March 14, 2017
A newsletter to keep you informed about all things women and politics from the Center for American Women and Politics, Rutgers University.
More Ready to Run® than Ever
Ignoring the elements, more than 250 women gathered for Ready to Run® NJ on March 10-11 ---               a record turnout of energized participants eager to absorb insider advice on politics from some of New Jersey's smartest and most respected strategists and elected officials. But New Jersey is far from alone in seeing this surge in interest. CAWP's partners in the Ready to Run® National Network report similar enthusiasm in their states. We were thrilled to have representatives from our four newest partners who are launching their programs later this year: Connecticut (Fairfield University); Delaware (the newly-formed Fund for Women's Equality and Empowerment); Indiana ( Women4Change) ; and Mississippi ( The Stennis Center for Public Service Leadership). Also attending were representatives of two of our long standing programs: Iowa (the Carrie Chapman Catt Center for Women and Politics, Iowa State University) and Utah ( Real Women Run, sponsored by YWCA Utah). All of our partners build programs based on CAWP's model. Meanwhile, USA Today reported on the dearth of women in office in Mississippi and and featured Ready to Run® and the Stennis Center's Jennifer Gregory in an article pointing out that Mississippi has yet to send even one woman to Congress. CAWP director Debbie Walsh, in an op-ed for, underscored the need for more women to run in New Jersey and beyond. 
Story Time -- With a Purpose
Elected women around the country like Florida State. Rep. Tracie Davis (pictured here) are celebrating   Women's History Month by reading If I Were President to girls and boys in their home towns. Thanks to the Hess Foundation and the Rice Family Foundation, CAWP was able to send a copy of the book to each woman in Congress, all the women serving in state legislatures, and the four women governors, all through our Teach a Girl to LeadTM initiative.  After reading the story to children, the elected women are donating the books to school libraries and sharing photos of their visits on social media using #TeachAGirl and #IfIWere President. The book, written by Catherine Stier with illustrations by Diane DiSalvo-Ryan, explains the varied duties of the presidency. We chose it because it provides an easily understandable overview of the presidency for elementary-age children, and it includes a diverse cast of girls and boys, making it easy for all kids to imagine themselves in the Oval Office. If you'd like to read the story to youngsters too, check out our Discussion Guide for sample questions and related resources.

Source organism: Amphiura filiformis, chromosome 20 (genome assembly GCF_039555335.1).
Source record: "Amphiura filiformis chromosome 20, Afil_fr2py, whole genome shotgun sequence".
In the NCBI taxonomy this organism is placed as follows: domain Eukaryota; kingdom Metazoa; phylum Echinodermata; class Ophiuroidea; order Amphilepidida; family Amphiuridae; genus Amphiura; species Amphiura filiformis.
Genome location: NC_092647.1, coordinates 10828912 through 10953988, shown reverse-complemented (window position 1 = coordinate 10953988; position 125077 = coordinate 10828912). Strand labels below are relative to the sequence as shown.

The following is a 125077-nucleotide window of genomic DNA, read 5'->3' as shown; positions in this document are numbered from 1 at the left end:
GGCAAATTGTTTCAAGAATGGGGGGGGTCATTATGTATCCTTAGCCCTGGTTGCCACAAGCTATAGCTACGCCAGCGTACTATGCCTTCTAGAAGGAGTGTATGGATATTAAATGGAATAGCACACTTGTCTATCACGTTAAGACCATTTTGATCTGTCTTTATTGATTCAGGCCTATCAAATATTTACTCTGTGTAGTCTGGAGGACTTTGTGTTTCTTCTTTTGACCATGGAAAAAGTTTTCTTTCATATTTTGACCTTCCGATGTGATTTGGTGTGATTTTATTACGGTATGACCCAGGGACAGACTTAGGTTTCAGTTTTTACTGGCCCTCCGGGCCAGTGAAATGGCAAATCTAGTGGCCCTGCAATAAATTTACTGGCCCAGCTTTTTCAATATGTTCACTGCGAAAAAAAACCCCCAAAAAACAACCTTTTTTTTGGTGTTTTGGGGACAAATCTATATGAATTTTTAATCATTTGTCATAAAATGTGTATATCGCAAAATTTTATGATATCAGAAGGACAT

The Last Word on #WhoTalks
Did you watch the election-season morning and prime time cable news shows and wonder where the women were? So did Gender Avenger and CAWP ---               and in the final report on the Who Talks? project, you'll see that you were right to wonder. Read the conclusions and recommendations for improvement in cable news here.  
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She's In Charge of the Budget
The Daily Caller highlights U.S. House Budget Committee Chairman Diane Black of Tennessee, the first woman to chair the powerful panel.
More Women Running --                 Left and Right
CNN puts the spotlight on women who first marched and are now running. And in Medium, Idaho State University Assistant Professor Malliga Och suggests that the only way to increase the number of women in office is to encourage more conservative women to run.

2016: A Banner Year for Women, Just Not Here
While 2016 was a ho-hum year for electing women in the U.S., women fared better elsewhere on the planet, as reported by Fortune. The article offers the latest data from the Inter-Parliamentary Union, showing that the average proportion of women in parliaments rose to 23.3 percent, an increase of 6.5 points over ten years.
Presidential Appointments: Not So Many Women
Vox (using a Bloomberg analysis of ProPublica data) says that President Trump is appointing three men for every woman he appoints. The article shows gender breakdowns for each department (for positions not requiring Senate confirmation). For the latest on top-level presidential appointments and comparisons to past administrations, see CAWP's fact sheet, Women Appointed to Presidential Cabinets
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